Monday, July 6, 2009

"For the Mutual Benefit" Language of Commercial Lease Found to Trigger Blanket Additional Insured Coverage in Favor of Landlord

Kassis v. Ohio Cas. Ins. Co.
(Ct. Apps., decided 6/25/2009)

Landlords often require their tenants to carry certain insurance coverages -- sometimes to the benefit of just the tenant, and sometimes to protect the landlord directly, as well.  Such insurance requirements are usually found in the lease, and provisions concerning first- and third-party insurances vary widely.  The responsibility of interpreting such provisions, if unclear and contested, is the courts'.  This is such a case.

In a 3-2 decision issued back in May 2008, the Fourth Department found in favor of Ohio Casualty and ruled that its insured's landlord was not an additional insured under the tenant's CGL policy.  The three-justice majority ruled that the tenant was not "required to name" the landlord as an additional insured because the parties' lease only required insurance "for the mutual benefit of" both the tenant and the landlord.

The Court of Appeals has now REVERSED that decision and reinstated the motion court's judgment in favor of the landlord.

Kassis leased property to Superior Sign.  Under the lease, Superior Sign was obligated to pay for snow removal services and to "indemnify, defend, and hold harmless Landlord from any and all damages, costs, expenses, and liabilities for anything arising out of the occupancy of the Premises caused by Tenant or its agents and from any loss or damage arising out of the acts of Tenant or its agents or the failure of Tenant to comply with the terms and conditions" of the lease.  The lease further provided that Superior Sign, "at its sole cost and expense and for the mutual benefit of Landlord and Tenant, shall maintain a general liability policy ... providing coverage against claims for bodily injury, personal injury and property damage" in specified aggregate and per occurrence coverage limit amounts.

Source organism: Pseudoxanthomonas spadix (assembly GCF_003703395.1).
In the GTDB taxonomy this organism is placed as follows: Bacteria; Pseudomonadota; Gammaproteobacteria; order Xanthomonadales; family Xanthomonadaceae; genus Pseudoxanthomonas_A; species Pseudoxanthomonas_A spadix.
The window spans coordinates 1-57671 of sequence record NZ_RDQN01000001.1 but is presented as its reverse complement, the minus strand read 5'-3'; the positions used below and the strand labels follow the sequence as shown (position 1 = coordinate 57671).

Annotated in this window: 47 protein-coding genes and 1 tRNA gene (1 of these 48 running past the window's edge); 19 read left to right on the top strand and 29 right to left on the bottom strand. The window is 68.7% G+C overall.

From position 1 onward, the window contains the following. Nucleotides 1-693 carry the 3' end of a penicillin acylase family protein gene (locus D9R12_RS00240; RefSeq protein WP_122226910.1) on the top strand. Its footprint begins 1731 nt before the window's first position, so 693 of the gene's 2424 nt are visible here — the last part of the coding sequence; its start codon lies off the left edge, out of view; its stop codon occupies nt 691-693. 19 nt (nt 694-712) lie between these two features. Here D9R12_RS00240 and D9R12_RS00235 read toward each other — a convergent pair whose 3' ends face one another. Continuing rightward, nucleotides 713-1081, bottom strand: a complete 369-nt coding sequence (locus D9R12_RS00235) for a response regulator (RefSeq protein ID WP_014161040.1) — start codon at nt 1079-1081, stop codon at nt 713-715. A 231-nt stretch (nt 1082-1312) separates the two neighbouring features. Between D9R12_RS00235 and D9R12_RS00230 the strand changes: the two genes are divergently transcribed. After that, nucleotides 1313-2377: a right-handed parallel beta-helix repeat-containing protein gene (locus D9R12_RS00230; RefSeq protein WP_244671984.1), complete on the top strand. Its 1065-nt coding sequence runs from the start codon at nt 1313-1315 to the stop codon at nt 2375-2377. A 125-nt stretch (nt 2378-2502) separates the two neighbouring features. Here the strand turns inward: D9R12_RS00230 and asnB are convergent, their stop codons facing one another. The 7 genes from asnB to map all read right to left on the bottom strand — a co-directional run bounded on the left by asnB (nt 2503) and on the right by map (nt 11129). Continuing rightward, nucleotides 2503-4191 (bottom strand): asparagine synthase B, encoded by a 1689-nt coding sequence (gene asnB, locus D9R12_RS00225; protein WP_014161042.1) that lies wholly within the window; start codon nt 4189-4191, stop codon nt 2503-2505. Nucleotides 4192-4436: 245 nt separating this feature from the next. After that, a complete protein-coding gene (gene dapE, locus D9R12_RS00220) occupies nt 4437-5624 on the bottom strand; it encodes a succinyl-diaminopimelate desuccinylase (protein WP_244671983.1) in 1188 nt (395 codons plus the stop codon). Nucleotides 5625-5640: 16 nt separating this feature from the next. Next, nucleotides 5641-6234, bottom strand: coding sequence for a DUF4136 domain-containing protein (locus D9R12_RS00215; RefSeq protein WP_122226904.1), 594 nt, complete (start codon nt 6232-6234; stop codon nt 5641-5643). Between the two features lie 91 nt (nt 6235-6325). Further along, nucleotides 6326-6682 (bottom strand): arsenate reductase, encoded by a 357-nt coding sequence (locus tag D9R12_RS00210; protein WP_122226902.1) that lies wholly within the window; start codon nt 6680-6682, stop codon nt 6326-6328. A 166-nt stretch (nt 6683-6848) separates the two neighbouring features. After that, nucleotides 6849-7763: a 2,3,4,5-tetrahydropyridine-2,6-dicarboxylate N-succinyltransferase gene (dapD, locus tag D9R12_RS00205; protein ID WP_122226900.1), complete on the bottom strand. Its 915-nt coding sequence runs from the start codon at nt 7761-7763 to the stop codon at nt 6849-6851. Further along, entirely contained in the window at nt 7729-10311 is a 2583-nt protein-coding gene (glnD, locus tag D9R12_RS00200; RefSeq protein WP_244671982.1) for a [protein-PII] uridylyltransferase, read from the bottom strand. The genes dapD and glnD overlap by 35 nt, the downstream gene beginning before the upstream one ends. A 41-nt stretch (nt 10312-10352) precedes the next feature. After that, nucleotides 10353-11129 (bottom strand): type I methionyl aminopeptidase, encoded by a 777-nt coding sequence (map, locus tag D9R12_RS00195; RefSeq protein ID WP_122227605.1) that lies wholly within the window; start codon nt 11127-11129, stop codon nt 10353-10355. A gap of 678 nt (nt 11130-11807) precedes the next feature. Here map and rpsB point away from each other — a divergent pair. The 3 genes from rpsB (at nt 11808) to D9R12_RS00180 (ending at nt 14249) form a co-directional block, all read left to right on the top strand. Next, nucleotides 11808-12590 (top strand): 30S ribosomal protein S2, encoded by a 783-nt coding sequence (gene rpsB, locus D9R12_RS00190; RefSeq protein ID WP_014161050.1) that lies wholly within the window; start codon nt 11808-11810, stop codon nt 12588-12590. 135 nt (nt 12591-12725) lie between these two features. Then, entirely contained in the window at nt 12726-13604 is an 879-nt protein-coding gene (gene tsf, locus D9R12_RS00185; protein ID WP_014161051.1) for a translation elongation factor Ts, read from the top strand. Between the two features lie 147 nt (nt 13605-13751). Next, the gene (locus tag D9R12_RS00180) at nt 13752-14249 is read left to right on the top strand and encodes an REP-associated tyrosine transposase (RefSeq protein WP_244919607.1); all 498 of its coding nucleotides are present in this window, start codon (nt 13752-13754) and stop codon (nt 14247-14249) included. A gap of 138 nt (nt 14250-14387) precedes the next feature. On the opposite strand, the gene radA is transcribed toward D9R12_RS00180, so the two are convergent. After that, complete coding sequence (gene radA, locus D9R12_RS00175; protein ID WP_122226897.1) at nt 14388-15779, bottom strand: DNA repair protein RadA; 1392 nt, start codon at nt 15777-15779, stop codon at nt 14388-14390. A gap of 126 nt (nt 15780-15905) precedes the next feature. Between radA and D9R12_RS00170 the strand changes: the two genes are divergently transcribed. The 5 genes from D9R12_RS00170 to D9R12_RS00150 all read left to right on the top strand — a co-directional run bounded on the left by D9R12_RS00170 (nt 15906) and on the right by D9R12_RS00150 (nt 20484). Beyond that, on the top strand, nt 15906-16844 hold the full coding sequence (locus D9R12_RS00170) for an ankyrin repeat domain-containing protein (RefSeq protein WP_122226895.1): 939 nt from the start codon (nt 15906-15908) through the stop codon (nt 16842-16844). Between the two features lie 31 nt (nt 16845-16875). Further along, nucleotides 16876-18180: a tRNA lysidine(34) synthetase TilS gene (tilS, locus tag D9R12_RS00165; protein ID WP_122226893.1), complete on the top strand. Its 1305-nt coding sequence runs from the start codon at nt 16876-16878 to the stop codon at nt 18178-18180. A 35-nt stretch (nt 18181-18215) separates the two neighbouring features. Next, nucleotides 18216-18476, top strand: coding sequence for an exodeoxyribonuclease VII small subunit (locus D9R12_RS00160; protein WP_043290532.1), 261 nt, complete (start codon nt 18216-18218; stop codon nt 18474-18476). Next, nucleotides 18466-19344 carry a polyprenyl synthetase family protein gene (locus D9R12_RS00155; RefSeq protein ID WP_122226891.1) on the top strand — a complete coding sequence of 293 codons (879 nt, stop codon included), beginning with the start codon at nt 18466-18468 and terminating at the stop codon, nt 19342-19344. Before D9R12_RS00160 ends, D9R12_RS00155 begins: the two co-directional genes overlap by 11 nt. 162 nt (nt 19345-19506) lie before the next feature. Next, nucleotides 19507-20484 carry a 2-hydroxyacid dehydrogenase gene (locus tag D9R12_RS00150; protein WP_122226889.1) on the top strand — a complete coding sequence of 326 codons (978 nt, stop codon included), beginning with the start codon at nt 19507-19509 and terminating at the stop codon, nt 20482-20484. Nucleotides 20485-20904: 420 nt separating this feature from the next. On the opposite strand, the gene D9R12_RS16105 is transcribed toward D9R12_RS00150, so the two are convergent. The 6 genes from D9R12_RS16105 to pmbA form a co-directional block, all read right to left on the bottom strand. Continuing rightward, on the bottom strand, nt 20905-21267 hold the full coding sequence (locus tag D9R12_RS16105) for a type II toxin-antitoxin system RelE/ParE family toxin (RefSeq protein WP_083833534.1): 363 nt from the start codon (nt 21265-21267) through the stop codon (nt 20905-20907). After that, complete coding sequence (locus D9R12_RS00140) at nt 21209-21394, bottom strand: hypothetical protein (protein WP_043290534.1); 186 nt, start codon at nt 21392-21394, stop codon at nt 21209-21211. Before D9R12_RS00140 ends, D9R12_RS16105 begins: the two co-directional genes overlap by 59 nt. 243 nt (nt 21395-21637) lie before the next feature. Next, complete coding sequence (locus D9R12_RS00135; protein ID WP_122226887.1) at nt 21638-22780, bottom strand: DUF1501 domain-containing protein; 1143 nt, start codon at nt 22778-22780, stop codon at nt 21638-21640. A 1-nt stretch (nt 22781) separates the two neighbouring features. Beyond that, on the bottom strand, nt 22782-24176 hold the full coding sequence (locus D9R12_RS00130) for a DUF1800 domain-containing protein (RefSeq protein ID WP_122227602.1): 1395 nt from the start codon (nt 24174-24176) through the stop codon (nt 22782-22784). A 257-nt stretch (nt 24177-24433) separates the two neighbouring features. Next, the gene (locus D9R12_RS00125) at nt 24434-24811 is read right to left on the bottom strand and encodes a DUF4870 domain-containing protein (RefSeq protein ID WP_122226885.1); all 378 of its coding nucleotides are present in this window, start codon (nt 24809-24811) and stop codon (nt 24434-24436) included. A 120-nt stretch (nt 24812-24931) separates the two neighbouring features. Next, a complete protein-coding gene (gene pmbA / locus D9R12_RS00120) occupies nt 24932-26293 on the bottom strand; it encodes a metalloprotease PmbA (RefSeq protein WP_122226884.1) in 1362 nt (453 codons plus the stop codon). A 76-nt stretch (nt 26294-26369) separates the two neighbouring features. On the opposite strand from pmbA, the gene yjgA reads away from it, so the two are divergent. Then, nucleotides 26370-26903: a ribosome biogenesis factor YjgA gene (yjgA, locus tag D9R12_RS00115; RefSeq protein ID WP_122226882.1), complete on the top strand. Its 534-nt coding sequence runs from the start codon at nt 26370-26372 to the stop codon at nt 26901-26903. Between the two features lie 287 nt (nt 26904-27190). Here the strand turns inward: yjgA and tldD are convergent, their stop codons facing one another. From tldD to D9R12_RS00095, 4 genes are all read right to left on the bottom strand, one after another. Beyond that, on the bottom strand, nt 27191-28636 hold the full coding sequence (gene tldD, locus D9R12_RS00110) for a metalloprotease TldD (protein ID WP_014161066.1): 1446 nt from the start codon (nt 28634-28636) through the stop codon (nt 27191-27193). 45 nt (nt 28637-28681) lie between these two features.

Superior Sign obtained a commercial general liability (CGL) insurance policy from Ohio Casualty. The policy contained a blanket additional insured endorsement that extended coverage to "any person or organization whom [the named insured is] required to name as an additional insured on this policy under a written contract or agreement."

A Superior Sign employee slipped on snow and ice on the leased property and sued Kassis.  Ohio Casualty disclaimed on the ground that the policy, which named only Superior Sign, did not afford Kassis additional insured coverage.  Kassis and Superior Sign commenced this action seeking a declaration that Ohio Casualty was obligated to defend and indemnify Kassis in the underlying action.

Writing for the unanimous court, Chief Judge Lippman utlized other of the lease's insurance requirements to construe the "for the mutual benefit" language: